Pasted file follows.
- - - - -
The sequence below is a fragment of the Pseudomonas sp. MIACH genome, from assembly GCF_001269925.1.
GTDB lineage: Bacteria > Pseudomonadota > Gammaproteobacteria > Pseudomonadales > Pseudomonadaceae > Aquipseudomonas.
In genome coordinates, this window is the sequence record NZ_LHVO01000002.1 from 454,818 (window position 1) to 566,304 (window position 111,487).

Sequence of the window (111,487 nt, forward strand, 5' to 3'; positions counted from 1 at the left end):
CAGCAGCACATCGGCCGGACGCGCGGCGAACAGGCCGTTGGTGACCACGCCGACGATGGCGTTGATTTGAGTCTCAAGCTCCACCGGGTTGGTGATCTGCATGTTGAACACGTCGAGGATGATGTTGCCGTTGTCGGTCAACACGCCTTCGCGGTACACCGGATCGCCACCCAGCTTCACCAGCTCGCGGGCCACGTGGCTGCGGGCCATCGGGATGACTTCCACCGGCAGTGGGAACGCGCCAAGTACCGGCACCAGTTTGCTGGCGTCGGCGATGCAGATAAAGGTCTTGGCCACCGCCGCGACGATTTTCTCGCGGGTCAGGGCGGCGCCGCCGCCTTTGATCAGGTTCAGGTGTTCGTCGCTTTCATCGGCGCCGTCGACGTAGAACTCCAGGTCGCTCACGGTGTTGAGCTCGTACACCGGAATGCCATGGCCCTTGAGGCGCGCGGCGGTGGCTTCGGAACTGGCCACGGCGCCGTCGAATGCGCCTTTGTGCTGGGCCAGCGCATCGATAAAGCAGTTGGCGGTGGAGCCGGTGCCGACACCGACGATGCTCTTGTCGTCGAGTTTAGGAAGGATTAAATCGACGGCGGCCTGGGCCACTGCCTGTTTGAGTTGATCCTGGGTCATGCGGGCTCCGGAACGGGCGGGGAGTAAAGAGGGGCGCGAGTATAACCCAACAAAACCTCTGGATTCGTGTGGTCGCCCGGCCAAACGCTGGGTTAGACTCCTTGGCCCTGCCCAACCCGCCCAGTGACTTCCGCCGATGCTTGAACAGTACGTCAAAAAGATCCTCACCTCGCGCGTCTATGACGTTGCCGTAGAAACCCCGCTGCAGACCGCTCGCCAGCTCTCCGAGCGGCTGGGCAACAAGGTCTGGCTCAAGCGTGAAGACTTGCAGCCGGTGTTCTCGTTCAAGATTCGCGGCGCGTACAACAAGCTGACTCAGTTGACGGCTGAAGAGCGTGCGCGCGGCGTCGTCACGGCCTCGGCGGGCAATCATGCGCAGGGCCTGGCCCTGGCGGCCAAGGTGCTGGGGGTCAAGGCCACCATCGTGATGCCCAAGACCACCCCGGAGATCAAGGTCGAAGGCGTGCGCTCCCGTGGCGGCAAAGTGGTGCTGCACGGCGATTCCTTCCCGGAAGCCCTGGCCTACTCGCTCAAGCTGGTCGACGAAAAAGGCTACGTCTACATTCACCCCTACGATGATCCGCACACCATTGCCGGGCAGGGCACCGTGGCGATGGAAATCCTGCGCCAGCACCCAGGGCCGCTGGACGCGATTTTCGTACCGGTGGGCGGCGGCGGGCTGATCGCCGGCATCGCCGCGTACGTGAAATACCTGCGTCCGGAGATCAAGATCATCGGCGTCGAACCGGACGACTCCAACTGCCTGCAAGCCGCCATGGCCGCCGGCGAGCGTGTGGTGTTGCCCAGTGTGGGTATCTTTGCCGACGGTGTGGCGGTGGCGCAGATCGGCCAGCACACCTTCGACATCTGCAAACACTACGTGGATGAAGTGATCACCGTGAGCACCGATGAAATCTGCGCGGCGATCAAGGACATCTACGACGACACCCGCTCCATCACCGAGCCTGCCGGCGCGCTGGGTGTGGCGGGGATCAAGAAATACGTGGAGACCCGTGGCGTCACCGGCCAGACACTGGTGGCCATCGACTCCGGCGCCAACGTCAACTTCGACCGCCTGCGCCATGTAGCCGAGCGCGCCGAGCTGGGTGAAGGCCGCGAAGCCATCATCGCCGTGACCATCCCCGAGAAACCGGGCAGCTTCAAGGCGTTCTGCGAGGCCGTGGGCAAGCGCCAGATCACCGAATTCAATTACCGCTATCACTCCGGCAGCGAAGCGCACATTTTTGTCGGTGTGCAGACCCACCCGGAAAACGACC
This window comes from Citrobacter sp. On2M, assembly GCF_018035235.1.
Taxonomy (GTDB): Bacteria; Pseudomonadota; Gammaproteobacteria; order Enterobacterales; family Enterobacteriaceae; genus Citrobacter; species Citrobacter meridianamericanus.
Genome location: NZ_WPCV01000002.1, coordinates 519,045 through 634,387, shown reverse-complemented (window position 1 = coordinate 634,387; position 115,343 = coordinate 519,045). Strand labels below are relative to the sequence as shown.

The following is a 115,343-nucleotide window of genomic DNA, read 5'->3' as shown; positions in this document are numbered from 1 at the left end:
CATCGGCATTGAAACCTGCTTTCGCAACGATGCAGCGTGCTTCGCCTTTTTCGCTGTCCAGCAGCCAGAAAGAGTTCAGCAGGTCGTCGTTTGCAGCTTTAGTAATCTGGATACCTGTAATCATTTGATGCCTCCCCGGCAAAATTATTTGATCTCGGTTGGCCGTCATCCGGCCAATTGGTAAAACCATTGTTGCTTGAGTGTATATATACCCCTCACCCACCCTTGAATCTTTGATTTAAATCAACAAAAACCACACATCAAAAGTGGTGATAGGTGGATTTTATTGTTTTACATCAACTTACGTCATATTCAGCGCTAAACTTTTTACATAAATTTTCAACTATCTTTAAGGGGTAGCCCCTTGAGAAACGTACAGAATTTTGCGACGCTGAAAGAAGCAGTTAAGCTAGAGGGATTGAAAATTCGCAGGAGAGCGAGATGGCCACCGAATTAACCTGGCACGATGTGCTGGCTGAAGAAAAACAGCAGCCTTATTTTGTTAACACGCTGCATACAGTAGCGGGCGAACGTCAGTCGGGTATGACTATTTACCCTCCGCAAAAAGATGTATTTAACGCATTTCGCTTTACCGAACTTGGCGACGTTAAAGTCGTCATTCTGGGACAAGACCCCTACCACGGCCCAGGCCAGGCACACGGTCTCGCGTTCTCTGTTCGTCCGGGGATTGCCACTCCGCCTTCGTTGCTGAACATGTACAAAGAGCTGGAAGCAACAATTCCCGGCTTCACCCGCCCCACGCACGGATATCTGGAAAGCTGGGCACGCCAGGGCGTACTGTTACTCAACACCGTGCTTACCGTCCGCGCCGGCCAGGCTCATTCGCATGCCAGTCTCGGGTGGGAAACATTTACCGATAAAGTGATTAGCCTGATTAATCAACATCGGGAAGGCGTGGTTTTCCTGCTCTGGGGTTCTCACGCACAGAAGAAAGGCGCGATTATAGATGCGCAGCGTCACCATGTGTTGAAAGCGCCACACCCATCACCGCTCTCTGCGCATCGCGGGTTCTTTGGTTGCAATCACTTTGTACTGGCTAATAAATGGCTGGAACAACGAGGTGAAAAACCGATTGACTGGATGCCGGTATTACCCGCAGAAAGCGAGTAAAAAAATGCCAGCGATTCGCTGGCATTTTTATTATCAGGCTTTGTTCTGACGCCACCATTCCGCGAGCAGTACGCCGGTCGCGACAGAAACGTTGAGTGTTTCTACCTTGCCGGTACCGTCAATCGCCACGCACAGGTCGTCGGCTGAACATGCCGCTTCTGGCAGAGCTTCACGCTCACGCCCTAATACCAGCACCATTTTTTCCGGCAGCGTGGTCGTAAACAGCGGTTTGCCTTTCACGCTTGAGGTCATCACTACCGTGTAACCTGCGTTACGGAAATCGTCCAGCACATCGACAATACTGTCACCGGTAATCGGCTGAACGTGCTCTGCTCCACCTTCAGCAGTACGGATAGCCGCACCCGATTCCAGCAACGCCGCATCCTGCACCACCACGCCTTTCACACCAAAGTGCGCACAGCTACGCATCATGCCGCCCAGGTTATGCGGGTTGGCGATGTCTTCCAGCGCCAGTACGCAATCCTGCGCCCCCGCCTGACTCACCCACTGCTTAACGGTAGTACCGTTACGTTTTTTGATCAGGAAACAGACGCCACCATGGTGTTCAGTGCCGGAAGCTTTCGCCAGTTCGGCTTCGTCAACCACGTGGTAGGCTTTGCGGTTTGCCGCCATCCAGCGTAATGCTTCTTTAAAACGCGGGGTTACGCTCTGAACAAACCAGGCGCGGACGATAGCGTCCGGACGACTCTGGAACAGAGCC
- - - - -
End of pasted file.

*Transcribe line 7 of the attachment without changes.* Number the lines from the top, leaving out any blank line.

Taxonomy (GTDB): Bacteria; Pseudomonadota; Gammaproteobacteria; order Enterobacterales; family Enterobacteriaceae; genus Citrobacter; species Citrobacter meridianamericanus.